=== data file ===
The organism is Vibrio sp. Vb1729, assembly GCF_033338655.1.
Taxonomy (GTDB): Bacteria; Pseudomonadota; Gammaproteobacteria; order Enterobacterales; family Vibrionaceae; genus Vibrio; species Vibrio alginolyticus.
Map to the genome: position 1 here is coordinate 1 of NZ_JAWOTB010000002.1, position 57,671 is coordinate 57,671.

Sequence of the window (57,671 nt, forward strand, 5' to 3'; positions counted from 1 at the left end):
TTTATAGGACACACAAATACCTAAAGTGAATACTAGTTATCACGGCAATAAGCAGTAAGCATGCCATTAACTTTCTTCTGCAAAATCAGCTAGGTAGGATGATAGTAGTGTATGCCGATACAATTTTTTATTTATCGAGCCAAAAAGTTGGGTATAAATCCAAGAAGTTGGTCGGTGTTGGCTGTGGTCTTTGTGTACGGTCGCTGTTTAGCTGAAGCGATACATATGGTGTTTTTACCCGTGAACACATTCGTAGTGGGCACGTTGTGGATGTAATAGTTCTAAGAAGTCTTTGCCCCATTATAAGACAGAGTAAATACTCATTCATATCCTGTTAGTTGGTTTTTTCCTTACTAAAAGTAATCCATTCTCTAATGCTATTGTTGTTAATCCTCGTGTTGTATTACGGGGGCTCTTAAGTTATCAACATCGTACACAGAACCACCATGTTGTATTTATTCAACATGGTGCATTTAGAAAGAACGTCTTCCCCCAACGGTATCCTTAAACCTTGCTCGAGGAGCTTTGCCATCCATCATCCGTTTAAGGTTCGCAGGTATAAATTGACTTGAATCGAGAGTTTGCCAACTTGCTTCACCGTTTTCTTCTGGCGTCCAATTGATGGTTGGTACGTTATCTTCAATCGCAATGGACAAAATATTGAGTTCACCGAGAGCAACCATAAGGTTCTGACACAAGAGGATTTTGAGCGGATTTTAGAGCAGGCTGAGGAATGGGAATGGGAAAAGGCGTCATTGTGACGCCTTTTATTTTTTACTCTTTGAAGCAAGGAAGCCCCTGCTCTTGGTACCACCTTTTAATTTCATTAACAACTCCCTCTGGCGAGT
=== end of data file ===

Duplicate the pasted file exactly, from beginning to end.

The organism is Vibrio sp. Vb1729, assembly GCF_033338655.1.
Taxonomy (GTDB): Bacteria; Pseudomonadota; Gammaproteobacteria; order Enterobacterales; family Vibrionaceae; genus Vibrio; species Vibrio alginolyticus.
Map to the genome: position 1 here is coordinate 1 of NZ_JAWOTB010000002.1, position 57,671 is coordinate 57,671.

Sequence of the window (57,671 nt, forward strand, 5' to 3'; positions counted from 1 at the left end):
TTTATAGGACACACAAATACCTAAAGTGAATACTAGTTATCACGGCAATAAGCAGTAAGCATGCCATTAACTTTCTTCTGCAAAATCAGCTAGGTAGGATGATAGTAGTGTATGCCGATACAATTTTTTATTTATCGAGCCAAAAAGTTGGGTATAAATCCAAGAAGTTGGTCGGTGTTGGCTGTGGTCTTTGTGTACGGTCGCTGTTTAGCTGAAGCGATACATATGGTGTTTTTACCCGTGAACACATTCGTAGTGGGCACGTTGTGGATGTAATAGTTCTAAGAAGTCTTTGCCCCATTATAAGACAGAGTAAATACTCATTCATATCCTGTTAGTTGGTTTTTTCCTTACTAAAAGTAATCCATTCTCTAATGCTATTGTTGTTAATCCTCGTGTTGTATTACGGGGGCTCTTAAGTTATCAACATCGTACACAGAACCACCATGTTGTATTTATTCAACATGGTGCATTTAGAAAGAACGTCTTCCCCCAACGGTATCCTTAAACCTTGCTCGAGGAGCTTTGCCATCCATCATCCGTTTAAGGTTCGCAGGTATAAATTGACTTGAATCGAGAGTTTGCCAACTTGCTTCACCGTTTTCTTCTGGCGTCCAATTGATGGTTGGTACGTTATCTTCAATCGCAATGGACAAAATATTGAGTTCACCGAGAGCAACCATAAGGTTCTGACACAAGAGGATTTTGAGCGGATTTTAGAGCAGGCTGAGGAATGGGAATGGGAAAAGGCGTCATTGTGACGCCTTTTATTTTTTACTCTTTGAAGCAAGGAAGCCCCTGCTCTTGGTACCACCTTTTAATTTCATTAACAACTCCCTCTGGCGAGT